Superdomes and Plumes
|Location||International Geological Congress,oslo 2008|
|Author||Helmberger, Donald; Gurnis, Mike|
|Holding Date||21 September 2008|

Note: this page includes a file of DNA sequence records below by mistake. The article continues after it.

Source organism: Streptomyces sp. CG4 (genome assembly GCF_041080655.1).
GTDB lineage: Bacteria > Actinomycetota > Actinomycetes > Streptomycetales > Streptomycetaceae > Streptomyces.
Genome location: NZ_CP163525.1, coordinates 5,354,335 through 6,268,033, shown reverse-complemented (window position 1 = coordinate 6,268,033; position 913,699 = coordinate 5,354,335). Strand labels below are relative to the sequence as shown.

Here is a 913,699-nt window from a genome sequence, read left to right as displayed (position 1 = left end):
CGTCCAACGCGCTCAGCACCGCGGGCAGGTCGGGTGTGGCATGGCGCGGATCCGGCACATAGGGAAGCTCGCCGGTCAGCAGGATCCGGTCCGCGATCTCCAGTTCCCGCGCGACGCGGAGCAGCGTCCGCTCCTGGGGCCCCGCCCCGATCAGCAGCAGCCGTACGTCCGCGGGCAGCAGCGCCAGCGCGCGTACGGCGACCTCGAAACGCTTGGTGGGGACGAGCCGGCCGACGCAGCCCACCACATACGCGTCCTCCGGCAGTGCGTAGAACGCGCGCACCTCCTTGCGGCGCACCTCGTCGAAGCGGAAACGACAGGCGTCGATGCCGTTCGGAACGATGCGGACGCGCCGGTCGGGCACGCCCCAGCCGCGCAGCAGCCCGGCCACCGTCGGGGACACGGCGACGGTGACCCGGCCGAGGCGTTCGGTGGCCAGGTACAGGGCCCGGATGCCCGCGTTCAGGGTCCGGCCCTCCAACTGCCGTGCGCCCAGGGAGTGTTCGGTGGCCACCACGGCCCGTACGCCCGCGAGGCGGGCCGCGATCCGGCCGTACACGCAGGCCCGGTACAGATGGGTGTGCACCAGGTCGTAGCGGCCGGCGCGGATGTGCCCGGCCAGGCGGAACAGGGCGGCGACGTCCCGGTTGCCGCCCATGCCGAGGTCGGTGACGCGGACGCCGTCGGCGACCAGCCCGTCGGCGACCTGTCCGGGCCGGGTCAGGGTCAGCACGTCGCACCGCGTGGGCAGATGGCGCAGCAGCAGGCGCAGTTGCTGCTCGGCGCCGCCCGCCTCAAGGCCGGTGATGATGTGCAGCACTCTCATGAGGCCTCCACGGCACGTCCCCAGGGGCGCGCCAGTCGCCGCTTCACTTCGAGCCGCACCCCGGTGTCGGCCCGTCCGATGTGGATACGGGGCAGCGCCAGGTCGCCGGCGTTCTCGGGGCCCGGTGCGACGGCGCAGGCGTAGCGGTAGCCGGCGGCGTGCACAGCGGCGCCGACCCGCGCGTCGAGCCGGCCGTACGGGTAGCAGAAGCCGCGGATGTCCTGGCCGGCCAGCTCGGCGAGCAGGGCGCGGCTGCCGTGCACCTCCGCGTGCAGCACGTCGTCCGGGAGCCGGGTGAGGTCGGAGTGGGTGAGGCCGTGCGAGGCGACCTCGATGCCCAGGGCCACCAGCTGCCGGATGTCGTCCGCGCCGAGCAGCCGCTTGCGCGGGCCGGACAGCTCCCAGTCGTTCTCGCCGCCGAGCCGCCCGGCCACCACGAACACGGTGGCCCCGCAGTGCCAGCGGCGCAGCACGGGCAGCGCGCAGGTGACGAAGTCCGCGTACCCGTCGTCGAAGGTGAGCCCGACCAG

Current tomographic models of the Earth display perturbations to a radial stratified reference model. However, if these are chemically dense structures with low Rayleigh numbers, they can develop enormous relief, perhaps with boundaries closer to vertical than radial. Several new methods have been developed to simulate 3D synthetics for such structures that involve both analytical and numerical techniques. The method we use approximates 3D effects by adding out-of-plane contributions from virtual receivers at neighboring azimuths with two related to the inner Fresnel zone and two longer-period contributors sampling the outer Fresnel zone. The four responses are scaled by diffraction operators that are defined by the source duration and travel time from the sharp edge structures. Here, we develop a new tool for processing array data based on such a decomposition referred to as a multi-path detector which can be used to distinguish between horizontal structure (in-plane multi-pathing) vs. vertical (out-of-plane multi-pathing) directly from processing array waveforms. We demonstrate the usefulness of this approach by processing samples of both P and S data from the Kaapvaal Array in Southern Africa. The strength difference between patterns produced by S-waves vs. P-waves for the same event (same ray paths) further validates the nature of these chemical boundaries. A detailed SKS wavefield is assembled for a strip along the southern boundary by combining multiple events from the Kaapvaal Array. Applying this technique to this composite data set, we locate a prominent ultralow velocity zone at the edge of a 1000 km high jagged wall. We present evidence for a narrow plume with a diameter less than 100 km extending upward another 500 km located near the center of the superdome structure, in agreement with recent tomographic images and thermo-chemical convection modeling.